All notes, emails and correspondence are recorded at Financial Strategies Institute. "We use Redtail and Zimbra," he says, referring to client management and email programs. "Once entered, the documents cannot be edited or deleted by us. In addition, we regularly discuss suitability and risk issues at internal meetings so that our staff and advisors know that we are serious about being compliant. We also are implementing increased client contact between reviews, which we hope will help reduce misunderstandings and put us in a better position to quickly make needed adjustments."

Prudent advice construction is another vital part of defensive financial planning, according to Foltz. "For example," he says, "I like to shape investment recommendations by asking the client what will cause more anguish: missing out on some run-up in the market by being invested too conservatively or watching a portfolio drop in value because the stock-to-bond allocation is too aggressive. Usually, the response will help me tailor advice in line with the client's expectations."



Even planners who give good advice and document it carefully can run into disputes. "Insurance should be the first line of defense for an advisor," Foltz says. "Every advisor needs a good professional liability policy."

Hathaway says his firm recently doubled the amount of errors and omissions insurance it carries. "Some arbitration hearings seem to be slated against the rep," he says. "Some of the judgments are huge. Without insurance, a serious amount could come out of an advisor's pocket."

According to Foltz, an advisor's liability policy can provide valuable hints. "Good insurance policies will limit the type of work the advisor may engage in," he says. "This may help an advisor determine problem areas that should be avoided." Options, derivatives, hedge funds and limited partnerships are among the investments that a policy might not cover; this means insurance companies are telling planners that these are high-risk areas.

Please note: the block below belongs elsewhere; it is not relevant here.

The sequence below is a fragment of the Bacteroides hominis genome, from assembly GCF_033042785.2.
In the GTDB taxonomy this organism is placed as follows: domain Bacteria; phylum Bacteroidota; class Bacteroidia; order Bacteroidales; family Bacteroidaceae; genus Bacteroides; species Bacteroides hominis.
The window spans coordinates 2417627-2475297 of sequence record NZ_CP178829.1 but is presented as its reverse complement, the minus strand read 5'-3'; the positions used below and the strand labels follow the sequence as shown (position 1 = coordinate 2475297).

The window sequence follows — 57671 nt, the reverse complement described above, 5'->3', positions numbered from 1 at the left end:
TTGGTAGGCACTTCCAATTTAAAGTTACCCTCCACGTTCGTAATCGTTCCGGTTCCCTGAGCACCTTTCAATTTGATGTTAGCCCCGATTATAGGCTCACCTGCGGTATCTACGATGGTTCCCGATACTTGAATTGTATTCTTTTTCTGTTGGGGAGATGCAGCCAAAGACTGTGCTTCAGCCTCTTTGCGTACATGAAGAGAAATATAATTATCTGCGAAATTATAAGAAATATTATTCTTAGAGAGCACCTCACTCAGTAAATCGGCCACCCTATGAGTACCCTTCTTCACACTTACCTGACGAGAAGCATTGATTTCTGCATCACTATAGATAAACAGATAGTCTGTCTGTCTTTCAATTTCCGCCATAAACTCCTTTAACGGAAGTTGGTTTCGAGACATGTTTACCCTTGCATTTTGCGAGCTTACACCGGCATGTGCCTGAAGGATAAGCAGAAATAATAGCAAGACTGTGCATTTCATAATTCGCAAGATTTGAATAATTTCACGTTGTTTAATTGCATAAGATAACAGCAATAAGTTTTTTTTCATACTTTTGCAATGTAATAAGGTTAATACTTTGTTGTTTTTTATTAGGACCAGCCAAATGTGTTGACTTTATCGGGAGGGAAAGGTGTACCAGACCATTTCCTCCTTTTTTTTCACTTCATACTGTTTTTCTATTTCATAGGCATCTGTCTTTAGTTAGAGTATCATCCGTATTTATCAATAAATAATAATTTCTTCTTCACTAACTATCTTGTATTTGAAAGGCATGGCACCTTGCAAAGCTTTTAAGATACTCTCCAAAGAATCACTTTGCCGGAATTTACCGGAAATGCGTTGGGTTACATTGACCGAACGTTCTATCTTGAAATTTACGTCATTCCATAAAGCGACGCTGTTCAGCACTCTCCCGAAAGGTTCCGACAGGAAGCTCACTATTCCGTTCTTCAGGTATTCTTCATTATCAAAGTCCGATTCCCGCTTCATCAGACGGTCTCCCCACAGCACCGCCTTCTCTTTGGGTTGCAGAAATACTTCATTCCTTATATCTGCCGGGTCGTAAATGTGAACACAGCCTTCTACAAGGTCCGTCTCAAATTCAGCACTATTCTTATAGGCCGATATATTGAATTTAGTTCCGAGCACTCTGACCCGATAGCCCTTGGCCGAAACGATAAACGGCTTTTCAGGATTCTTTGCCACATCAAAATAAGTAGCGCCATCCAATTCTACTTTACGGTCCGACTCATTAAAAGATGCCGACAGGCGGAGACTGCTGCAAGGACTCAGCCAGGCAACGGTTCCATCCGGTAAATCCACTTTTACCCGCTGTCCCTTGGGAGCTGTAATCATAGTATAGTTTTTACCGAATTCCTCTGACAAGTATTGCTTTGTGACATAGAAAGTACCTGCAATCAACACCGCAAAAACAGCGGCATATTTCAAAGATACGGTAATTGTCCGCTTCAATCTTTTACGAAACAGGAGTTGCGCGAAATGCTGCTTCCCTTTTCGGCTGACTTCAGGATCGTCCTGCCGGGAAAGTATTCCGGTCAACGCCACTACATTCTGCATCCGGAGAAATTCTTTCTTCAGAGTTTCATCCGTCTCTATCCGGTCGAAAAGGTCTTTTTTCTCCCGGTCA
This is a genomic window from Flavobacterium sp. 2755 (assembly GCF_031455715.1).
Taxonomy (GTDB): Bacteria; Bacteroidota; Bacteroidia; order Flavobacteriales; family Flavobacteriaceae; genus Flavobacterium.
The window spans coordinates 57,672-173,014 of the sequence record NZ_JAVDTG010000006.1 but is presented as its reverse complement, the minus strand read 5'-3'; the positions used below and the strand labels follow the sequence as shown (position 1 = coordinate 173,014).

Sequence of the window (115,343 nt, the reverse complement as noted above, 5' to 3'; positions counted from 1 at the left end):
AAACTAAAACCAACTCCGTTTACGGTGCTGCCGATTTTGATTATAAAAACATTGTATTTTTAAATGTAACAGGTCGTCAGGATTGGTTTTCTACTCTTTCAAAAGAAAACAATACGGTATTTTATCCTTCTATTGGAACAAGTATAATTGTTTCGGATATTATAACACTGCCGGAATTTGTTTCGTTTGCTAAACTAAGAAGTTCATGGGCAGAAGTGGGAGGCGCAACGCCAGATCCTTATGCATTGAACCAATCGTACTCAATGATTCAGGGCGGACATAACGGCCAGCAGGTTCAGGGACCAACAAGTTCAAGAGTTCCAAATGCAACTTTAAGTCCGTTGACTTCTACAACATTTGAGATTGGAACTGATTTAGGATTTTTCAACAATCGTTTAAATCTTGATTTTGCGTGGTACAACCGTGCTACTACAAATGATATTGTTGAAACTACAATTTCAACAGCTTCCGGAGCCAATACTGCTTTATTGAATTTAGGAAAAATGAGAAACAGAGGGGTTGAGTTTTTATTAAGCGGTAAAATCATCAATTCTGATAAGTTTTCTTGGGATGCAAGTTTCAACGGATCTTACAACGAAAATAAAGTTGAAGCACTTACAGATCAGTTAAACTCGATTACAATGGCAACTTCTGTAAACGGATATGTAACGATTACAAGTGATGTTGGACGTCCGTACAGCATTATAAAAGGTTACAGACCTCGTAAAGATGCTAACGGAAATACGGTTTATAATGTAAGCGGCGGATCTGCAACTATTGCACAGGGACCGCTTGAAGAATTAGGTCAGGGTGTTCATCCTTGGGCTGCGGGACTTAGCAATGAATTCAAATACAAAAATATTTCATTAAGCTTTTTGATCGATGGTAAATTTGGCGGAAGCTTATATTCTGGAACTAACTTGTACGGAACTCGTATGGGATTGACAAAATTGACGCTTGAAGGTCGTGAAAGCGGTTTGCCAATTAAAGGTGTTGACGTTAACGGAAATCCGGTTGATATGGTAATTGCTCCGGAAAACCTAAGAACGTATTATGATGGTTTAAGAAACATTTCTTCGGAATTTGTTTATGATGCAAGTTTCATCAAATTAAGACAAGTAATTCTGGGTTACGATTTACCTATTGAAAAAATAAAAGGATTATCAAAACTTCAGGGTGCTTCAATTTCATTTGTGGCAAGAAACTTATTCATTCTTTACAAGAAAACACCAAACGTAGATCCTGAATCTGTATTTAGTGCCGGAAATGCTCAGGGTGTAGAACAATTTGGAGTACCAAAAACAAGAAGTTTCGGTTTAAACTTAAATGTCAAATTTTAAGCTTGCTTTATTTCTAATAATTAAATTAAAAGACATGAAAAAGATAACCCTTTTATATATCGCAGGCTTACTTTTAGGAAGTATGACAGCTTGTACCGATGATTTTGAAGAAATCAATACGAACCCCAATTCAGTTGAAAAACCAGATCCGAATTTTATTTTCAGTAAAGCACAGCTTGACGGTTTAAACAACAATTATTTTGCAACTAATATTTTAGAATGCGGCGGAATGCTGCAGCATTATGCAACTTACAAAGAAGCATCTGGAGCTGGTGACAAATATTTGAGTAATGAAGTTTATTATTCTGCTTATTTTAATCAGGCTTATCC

Further tips for self-preservation may be found close to home. "Advisors should consider some of their own medicine," Foltz says. "Many states now have laws that shield trust assets from claims of creditors. Currently, Alaska, Delaware, Nevada and South Dakota provide the best protection against creditors while permitting the grantor access to trust assets. Advisors might build a nest egg in a trust formed under the laws of one of the mentioned states."

Similarly, Kahler recommends planners follow the same advice they give to clients in terms of asset protection. "That means the strategic use of trusts, domestic asset protection trusts, LLCs and corporations," he says. "Planners should use those entities to hold both their practices and personal assets. Of course, they should not be in the same entity."

Kahler believes most businesses should be owned by an LLC or a corporation. "The business should be held separately from personal assets such as real estate and liquid investments," he adds, "which could be held in various LLCs" and then owned by a domestic asset protection trust.

Chesney notes that an LLC is not impervious to charges of negligence or fraud. "You can be sued personally," she says. "Still, an LLC is worthwhile because it provides some protection. The most important thing, though, is to document everything, even things that appear silly at the time."

This practice has helped Chesney get through her current dispute. "First we went to mediation, which turned out to be a waste of time and money," Chesney says. "Mediation is designed to meet in the middle, but I felt I had done nothing wrong, so I didn't agree to anything."

Now that a lawsuit has been brought, she hopes for a favorable outcome because of the paper trail she created during the planning engagement. "All of our emails are journaled outside the company," she says. "It's critical to show the history of how you worked with clients."



Donald Jay Korn, a Financial Planning contributing writer, also writes regularly for On Wall Street.